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Sudan band's music empowers sidelined ethnic group

Sudan band’s music empowers sidelined ethnic group

Noureddine Jaber, a musician with a unique part-guitar, part-tamboura instrument, is giving voice to Sudan’s long-marginalised eastern communities through a new album.
Hailing from the Red Sea city of Port Sudan, Jaber belongs to the Beja people, a group of nomadic herders and breeders with unique languages, culture, food and music.

They have borne the weight of disenfranchisement especially under autocratic president Omar al-Bashir who was ousted in 2019.

But the title of his first album, due out later in June, conveys a different message: “Beja Power.”

Also known as “Noori”, Jaber grew up devouring the rich heritage of distinct tunes of the Beja people who trace their roots back millennia.

Though he first formed his band in 2006, it was only in recent months that he was able to record his first album, at the age of 47.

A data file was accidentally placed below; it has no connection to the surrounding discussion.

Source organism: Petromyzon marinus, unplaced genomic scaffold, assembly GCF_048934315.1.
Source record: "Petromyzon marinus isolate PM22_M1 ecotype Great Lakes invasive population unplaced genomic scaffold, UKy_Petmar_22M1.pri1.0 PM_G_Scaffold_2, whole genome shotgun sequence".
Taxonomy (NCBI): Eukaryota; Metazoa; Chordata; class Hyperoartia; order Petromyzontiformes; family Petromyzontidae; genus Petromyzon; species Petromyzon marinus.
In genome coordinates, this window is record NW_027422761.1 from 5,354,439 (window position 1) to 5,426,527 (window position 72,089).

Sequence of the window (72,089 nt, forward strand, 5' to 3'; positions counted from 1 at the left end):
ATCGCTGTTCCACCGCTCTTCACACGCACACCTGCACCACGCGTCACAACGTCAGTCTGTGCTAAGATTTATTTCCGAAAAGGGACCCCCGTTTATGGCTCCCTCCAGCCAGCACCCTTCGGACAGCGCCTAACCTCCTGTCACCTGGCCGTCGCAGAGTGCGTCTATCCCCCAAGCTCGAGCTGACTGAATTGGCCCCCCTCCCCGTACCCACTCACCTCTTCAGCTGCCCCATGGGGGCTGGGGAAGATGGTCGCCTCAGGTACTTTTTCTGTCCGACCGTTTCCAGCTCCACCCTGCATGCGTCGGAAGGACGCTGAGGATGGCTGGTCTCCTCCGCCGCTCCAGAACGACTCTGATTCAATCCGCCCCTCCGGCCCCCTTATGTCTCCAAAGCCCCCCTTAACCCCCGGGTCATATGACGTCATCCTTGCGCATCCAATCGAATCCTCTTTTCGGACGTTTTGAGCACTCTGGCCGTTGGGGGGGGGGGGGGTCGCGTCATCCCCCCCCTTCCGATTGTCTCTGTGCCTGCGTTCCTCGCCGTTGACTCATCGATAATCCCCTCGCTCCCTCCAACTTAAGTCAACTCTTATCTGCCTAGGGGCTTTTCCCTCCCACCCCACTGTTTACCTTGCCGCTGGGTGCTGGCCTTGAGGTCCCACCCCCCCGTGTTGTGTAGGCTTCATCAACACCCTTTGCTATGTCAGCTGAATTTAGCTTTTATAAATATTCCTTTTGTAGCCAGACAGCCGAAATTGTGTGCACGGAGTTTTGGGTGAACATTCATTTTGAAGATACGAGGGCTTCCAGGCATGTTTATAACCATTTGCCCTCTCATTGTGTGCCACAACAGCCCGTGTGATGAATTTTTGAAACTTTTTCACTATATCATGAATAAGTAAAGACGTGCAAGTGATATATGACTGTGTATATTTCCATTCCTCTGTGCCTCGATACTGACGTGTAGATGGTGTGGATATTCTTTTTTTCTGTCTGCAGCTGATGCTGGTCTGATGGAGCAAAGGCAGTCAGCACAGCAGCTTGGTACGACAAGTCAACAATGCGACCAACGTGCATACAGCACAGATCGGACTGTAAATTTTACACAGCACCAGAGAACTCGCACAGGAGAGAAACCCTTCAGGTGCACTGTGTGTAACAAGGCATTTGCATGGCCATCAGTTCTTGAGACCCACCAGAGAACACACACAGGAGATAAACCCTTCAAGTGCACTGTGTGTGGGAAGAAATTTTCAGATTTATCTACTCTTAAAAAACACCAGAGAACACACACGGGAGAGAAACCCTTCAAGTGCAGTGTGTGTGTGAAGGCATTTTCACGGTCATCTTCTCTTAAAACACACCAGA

“Beja music is the window to the struggles of its people,” said Jaber, who called his six-member band “Dorpa”, which means “the band of the mountains” in Bedawit, a Beja language.

“The Beja have long been marginalised and we are trying to convey their voice through music.”

Though their region is a maritime trade hub known for its lush fertile fields, and rich gold mines, it is also one of the most impoverished parts of Sudan, itself one of the poorest countries in the world.

At a studio in Omdurman, the capital Khartoum’s twin city, Jaber leads his band through rehearsal, producing a mellow, toe-tapping sound somewhat similar to jazz.

“Let’s play the ‘Saagama’,” Jaber tells his bandmates: a bassist, saxophonist, rhythm guitarist, bongos player, and a conga drummer.

In his hand he holds his unique “tambo-guitar”, an instrument he fashioned from a guitar neck and his father’s vintage tamboura, a type of lyre played in East Africa.

Jaber’s invention is embossed with small shells and a map of Africa.

Sudan band’s music empowers sidelined ethnic group